invitation request to the answering machine at 131.215.131.131 with invitation request to the answering machine at 131.215.131.131 with
the session description provided (modified as appropriate for a the session description provided (modified as appropriate for a
unicast session to contain the appropriate local address and port for unicast session to contain the appropriate local address and port for
the invitation initiator). This request SHOULD contain a different the invitation initiator). This request SHOULD contain a different
Call-ID from the one in the original request. An example would be: Call-ID from the one in the original request. An example would be:
C->S: INVITE sip:recorder@131.215.131.131 SIP/2.0 C->S: INVITE sip:recorder@131.215.131.131 SIP/2.0
Via: SIP/2.0/UDP 128.16.64.19 Via: SIP/2.0/UDP 128.16.64.19
From: sip:mjh@isi.edu From: sip:mjh@isi.edu
To: sip:schooler@cs.caltech.edu To: sip:schooler@cs.caltech.edu
Call-ID: 9469f230-70e0-3216-8482-fe1a2a150386@128.16.64.19 Call-ID: 1732@oregon.isi.edu
CSeq: 20 INVITE CSeq: 1 INVITE
Content-Type: application/sdp Content-Type: application/sdp
Content-Length: 146 Content-Length: 146
v=0 v=0
o=mm-server 2523535 0 IN IP4 131.215.131.131 o=mm-server 2523535 0 IN IP4 131.215.131.131
s=Answering Machine s=Answering Machine
i=Leave an audio message i=Leave an audio message
c=IN IP4 128.16.64.19 c=IN IP4 128.16.64.19
t=0 0 t=0 0
m=audio 26472 RTP/AVP 0 m=audio 26472 RTP/AVP 0
skipping to change at page 107, line 4 skipping to change at page 113, line 15
Content-Type: application/sdp Content-Type: application/sdp
Content-Length: 146 Content-Length: 146
v=0 v=0
o=mm-server 2523535 0 IN IP4 131.215.131.131 o=mm-server 2523535 0 IN IP4 131.215.131.131
s=Answering Machine s=Answering Machine
i=Leave an audio message i=Leave an audio message
c=IN IP4 128.16.64.19 c=IN IP4 128.16.64.19
t=0 0 t=0 0
m=audio 26472 RTP/AVP 0 m=audio 26472 RTP/AVP 0
Invitation initiators MAY choose to treat a 350 (Alternative Service) Invitation initiators MAY choose to treat a 350 (Alternative Service)
response as a failure if they wish to do so. response as a failure if they wish to do so.
14.8 Negotiation 15.8 Negotiation
An example of a 606 (Not Acceptable) response is: An example of a 606 (Not Acceptable) response is:
S->C: SIP/2.0 606 Not Acceptable S->C: SIP/2.0 606 Not Acceptable
From: sip:mjh@isi.edu From: sip:mjh@isi.edu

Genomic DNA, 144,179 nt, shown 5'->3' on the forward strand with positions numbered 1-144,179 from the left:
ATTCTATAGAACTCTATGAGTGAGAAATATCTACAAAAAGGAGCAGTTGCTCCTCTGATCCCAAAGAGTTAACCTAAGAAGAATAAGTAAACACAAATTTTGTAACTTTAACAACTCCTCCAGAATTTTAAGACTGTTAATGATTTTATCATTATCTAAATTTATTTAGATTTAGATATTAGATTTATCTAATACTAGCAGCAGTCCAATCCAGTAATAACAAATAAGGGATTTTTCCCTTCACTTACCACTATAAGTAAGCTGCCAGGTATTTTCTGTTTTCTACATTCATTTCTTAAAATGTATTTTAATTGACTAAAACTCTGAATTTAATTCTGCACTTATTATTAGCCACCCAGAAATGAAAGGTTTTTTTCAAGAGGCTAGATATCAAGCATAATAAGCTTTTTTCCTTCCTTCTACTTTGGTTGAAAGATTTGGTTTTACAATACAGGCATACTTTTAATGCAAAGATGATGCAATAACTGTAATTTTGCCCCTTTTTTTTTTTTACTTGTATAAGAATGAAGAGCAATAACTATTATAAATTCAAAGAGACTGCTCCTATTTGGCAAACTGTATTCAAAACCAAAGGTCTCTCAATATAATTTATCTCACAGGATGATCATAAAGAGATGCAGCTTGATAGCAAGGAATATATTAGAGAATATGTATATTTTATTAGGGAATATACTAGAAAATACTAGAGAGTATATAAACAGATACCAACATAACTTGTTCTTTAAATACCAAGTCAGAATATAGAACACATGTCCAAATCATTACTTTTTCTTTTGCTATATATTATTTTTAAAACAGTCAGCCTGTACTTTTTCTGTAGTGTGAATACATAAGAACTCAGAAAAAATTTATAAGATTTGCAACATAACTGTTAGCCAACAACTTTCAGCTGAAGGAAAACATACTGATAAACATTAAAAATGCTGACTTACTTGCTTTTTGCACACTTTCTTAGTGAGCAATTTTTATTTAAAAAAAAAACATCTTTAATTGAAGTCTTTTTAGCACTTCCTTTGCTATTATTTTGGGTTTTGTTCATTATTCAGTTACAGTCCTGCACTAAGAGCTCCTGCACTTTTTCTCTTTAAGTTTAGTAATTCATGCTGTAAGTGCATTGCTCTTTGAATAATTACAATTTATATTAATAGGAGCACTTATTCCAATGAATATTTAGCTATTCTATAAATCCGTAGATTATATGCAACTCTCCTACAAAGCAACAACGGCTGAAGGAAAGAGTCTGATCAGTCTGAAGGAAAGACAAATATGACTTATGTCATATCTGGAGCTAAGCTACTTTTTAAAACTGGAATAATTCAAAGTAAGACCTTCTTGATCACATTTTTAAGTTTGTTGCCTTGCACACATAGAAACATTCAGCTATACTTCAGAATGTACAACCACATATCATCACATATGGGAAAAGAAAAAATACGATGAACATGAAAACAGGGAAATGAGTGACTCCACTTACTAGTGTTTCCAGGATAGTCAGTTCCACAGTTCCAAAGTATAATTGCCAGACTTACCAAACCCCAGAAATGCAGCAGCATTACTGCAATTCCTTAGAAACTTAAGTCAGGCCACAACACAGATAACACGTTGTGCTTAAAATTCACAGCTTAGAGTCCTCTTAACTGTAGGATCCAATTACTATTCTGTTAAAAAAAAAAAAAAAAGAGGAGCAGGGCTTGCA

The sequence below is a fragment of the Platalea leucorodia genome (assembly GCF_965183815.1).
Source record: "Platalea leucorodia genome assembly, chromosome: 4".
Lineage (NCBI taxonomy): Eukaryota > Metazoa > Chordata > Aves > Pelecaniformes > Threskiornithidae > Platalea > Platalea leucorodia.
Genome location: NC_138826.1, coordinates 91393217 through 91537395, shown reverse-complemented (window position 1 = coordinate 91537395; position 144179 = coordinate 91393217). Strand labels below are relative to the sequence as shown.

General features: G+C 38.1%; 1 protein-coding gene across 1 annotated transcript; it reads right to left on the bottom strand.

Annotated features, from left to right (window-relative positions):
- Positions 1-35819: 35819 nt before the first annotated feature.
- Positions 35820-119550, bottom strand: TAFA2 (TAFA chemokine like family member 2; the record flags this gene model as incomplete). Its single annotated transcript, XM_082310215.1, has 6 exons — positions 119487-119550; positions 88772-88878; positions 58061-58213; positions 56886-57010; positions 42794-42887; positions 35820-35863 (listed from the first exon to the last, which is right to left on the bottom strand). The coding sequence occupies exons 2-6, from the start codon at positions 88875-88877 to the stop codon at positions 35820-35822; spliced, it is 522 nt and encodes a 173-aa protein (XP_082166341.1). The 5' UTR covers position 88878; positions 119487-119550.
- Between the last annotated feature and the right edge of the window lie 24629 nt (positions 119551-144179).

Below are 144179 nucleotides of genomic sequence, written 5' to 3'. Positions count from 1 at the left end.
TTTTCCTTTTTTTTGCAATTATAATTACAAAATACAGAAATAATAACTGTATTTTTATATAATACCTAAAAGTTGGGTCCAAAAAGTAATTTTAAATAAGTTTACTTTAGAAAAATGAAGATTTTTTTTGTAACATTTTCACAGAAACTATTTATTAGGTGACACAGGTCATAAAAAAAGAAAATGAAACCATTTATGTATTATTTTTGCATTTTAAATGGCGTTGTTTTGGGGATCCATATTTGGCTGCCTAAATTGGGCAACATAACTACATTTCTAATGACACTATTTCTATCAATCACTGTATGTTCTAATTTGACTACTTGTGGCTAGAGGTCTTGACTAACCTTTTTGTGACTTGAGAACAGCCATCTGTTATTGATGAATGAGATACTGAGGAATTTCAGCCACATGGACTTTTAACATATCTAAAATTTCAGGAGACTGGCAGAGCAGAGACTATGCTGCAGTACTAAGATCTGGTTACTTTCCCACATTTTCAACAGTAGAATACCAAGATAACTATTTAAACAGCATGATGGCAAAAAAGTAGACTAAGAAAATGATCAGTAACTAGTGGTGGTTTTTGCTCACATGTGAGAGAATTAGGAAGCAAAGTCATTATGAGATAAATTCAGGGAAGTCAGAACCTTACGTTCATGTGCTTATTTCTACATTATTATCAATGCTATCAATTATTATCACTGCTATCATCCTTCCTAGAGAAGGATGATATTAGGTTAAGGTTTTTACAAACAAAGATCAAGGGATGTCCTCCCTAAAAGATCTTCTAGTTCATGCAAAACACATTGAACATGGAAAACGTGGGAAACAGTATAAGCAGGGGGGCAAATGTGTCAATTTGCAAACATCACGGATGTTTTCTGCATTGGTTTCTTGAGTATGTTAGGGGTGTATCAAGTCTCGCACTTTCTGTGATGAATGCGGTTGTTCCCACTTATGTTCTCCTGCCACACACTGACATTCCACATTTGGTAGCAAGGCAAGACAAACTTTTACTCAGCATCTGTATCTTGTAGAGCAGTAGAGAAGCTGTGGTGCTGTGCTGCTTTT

To: sip:schooler@cs.caltech.edu To: sip:schooler@cs.caltech.edu;tag=7434264
Call-ID: 9469f230-70e0-3216-8482-fe1a2a150386@128.16.64.19 Call-ID: 14142@oregon.isi.edu
CSeq: 1 INVITE
Location: sip:mjh@131.215.131.131 Location: sip:mjh@131.215.131.131
Warning: 606.1 Insufficient bandwidth (only have ISDN), Warning: 606.1 Insufficient bandwidth (only have ISDN),
606.3 Incompatible format, 606.3 Incompatible format,
606.4 Multicast not available 606.4 Multicast not available
Content-Type: application/sdp Content-Type: application/sdp
Content-Length: 50 Content-Length: 50
v=0 v=0
s=Lets talk s=Lets talk
b=CT:128 b=CT:128
skipping to change at page 107, line 38 skipping to change at page 114, line 8
In this example, the original request specified 256 kb/s total In this example, the original request specified 256 kb/s total
bandwidth, and the response states that only 128 kb/s is available. bandwidth, and the response states that only 128 kb/s is available.
The original request specified GSM audio, H.261 video, and WB The original request specified GSM audio, H.261 video, and WB
whiteboard. The audio coding and whiteboard are not available, but whiteboard. The audio coding and whiteboard are not available, but
the response states that DVI, PCM or LPC audio could be supported in the response states that DVI, PCM or LPC audio could be supported in
order of preference. The response also states that multicast is not order of preference. The response also states that multicast is not
available. In such a case, it might be appropriate to set up a available. In such a case, it might be appropriate to set up a
transcoding gateway and re-invite the user. transcoding gateway and re-invite the user.
14.9 OPTIONS Request 15.9 OPTIONS Request
A caller Alice can use an OPTIONS request to find out the A caller Alice can use an OPTIONS request to find out the
capabilities of a potential callee Bob, without "ringing" the capabilities of a potential callee Bob, without "ringing" the
designated address. Bob returns a description indicating that he is designated address. Bob returns a description indicating that he is
capable of receiving audio and video, with a list of supported capable of receiving audio and video, with a list of supported
encodings. encodings.
C->S: OPTIONS sip:bob@example.com SIP/2.0 C->S: OPTIONS sip:bob@example.com SIP/2.0
From: Alice <sip:alice@anywhere.org> From: Alice <sip:alice@anywhere.org>
To: Bob <sip:bob@example.com> To: Bob <sip:bob@example.com>
Call-ID: 45869@host.anywhere.org Call-ID: 6378@host.anywhere.org
CSeq: 1 OPTIONS
Accept: application/sdp Accept: application/sdp
S->C: SIP/2.0 200 OK S->C: SIP/2.0 200 OK
From: Alice <sip:alice@anywhere.org> From: Alice <sip:alice@anywhere.org>
To: Bob <sip:bob@example.com> To: Bob <sip:bob@example.com;tag=376364382>
Call-ID: 45869@host.anywhere.org Call-ID: 6378@host.anywhere.org
Content-Length: 81 Content-Length: 81
Content-Type: application/sdp Content-Type: application/sdp
v=0 v=0
m=audio 0 RTP/AVP 0 1 3 99 m=audio 0 RTP/AVP 0 1 3 99
m=video 0 RTP/AVP 29 30 m=video 0 RTP/AVP 29 30
a=rtpmap:99 SX7300/8000 a=rtpmap:99 SX7300/8000
A Minimal Implementation A Minimal Implementation
A.1 Client A.1 Client
All clients MUST be able to generate the INVITE and ACK requests. All clients MUST be able to generate the INVITE and ACK requests.